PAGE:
Moving Almas into a feud with Roderick Strong is an interesting turn. I still think the Austin Aries injury messed up not only the Dusty Rhodes Tag Team Classic booking, but how Roddy was going to be used as well. He came in teaming with an arrogant guy who thinks he’s the greatest, now he’s booked against… an arrogant guy who thinks he’s the greatest? At least Roddy has a type, I guess.
The Revival (Scott Dawson & Dash Wilder) vs. DIY (Johnny Gargano & Tommaso Ciampa) (c)
Result: DIY defeated The Revival via pinfall
Rating: 4.75 out of 5 stars
When the conversation about greatest tag team in the world takes place, invariably there’s some debate. The Young Bucks are always brought up because of their athleticism, and then shot down because of their over-reliance on it.
But one thing I always hear about the Bucks is that there’s never any wasted motion in their matches. Part of what makes their athleticism seem so impressive is how quickly the Jackson brothers can transition from one spot to the next.
Watching The Revival, I see the exact same smoothness moving from spot to spot. There isn’t an ounce of wasted motion in anything they do. And I think the reason some people give them the nod as greatest tag team is that they don’t do the flippy stuff. The Bucks get knocked down for the excessive flips, but there’s none of that to distract from how good Dash and Dawson are.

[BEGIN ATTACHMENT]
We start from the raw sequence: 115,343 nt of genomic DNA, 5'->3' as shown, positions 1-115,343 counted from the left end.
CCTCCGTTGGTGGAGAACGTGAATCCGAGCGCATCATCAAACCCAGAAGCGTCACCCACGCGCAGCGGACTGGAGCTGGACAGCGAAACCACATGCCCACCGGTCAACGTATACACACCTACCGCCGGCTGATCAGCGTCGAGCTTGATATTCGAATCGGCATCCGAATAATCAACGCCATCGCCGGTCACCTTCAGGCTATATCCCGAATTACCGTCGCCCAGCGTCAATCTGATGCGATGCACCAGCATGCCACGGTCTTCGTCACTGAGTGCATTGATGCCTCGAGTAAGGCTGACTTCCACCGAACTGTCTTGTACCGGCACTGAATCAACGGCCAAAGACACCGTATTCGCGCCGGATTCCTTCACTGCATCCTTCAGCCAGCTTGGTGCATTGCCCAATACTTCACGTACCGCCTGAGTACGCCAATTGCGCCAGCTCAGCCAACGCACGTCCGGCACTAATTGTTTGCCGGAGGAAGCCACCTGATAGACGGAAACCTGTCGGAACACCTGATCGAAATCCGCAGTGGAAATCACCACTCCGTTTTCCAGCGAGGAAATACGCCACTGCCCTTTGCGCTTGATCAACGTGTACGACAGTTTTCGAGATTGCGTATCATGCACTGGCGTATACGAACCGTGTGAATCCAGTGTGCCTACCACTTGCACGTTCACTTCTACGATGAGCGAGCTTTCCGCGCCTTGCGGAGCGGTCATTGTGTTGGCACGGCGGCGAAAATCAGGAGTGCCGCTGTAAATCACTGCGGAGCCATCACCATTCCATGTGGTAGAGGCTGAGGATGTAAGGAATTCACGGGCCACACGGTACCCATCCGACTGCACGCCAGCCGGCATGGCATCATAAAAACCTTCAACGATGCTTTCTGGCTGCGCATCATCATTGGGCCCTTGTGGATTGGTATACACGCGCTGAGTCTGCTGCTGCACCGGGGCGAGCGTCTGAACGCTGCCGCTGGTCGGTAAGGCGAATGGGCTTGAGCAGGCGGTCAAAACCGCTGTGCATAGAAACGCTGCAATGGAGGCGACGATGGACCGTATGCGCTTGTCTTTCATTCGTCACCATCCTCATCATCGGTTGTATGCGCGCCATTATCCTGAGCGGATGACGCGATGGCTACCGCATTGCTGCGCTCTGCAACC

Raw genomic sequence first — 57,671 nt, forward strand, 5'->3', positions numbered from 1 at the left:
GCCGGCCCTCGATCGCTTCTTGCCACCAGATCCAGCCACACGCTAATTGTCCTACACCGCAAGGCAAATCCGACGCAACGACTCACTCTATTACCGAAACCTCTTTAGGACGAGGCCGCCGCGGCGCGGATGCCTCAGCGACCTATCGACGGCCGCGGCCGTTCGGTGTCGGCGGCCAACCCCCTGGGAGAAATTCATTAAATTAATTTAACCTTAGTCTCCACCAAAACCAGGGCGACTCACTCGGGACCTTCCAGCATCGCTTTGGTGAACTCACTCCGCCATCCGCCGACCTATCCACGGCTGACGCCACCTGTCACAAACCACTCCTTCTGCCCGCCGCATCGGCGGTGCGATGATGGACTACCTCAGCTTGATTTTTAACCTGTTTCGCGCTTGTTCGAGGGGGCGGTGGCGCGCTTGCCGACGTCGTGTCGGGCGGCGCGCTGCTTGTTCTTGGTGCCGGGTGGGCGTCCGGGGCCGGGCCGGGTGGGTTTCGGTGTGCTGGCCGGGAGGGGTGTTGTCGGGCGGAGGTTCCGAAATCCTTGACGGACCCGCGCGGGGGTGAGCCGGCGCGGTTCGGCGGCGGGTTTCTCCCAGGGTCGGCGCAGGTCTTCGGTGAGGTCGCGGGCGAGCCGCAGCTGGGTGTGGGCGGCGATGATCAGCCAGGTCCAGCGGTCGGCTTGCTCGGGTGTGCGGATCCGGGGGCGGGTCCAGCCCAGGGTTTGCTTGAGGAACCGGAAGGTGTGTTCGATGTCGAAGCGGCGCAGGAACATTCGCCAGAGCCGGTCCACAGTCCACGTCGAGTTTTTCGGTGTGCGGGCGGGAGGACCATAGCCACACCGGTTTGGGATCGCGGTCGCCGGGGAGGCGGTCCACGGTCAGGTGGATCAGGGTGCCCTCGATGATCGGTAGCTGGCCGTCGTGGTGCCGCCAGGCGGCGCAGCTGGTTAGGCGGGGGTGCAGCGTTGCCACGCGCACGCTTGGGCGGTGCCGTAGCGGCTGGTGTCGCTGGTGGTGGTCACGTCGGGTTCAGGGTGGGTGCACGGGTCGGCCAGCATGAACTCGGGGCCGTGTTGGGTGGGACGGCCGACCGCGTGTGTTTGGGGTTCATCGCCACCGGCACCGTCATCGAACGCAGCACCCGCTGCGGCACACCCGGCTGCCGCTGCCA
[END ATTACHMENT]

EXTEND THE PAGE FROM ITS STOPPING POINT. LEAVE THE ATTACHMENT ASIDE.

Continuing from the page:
It would be asking a lot for tonight’s rematch to be another match of the year like in Toronto. There was so much going on in that contest, not to mention it being a two out of three falls match. But with The Revival being the greatest team in the world (sorry, Matt and Nick!), and Gargano and Ciampa on the hot streak of a lifetime, it had to be a great match regardless.
The psychology was on point – even down to ring attire. Corey Graves (speaking of greatest of all time, he’s the best commentator in WWE right now in a walk) pointed out that Dash and Dawson were wearing the same ring gear as they did at TakeOver: The End. You know, where they regained their titles.
Gargano does such a great job of playing Ricky Morton, and he even remembers to sell on offense! Ciampa lived up to the Psycho Killer moniker with the dive from the apron onto Wilder and the timekeeper’s station – that was nuts. The only thing I didn’t like was the post-match ambush by the Authors of Pain. It makes sense, I guess, but I could have done without it. That’s just me, though.
I can’t say enough positive things about this match. The entire trilogy – Brooklyn, Toronto, Full Sail – should be permanent examples for aspiring tag team wrestlers. It’s as close to perfect as wrestling can be, in my humble opinion.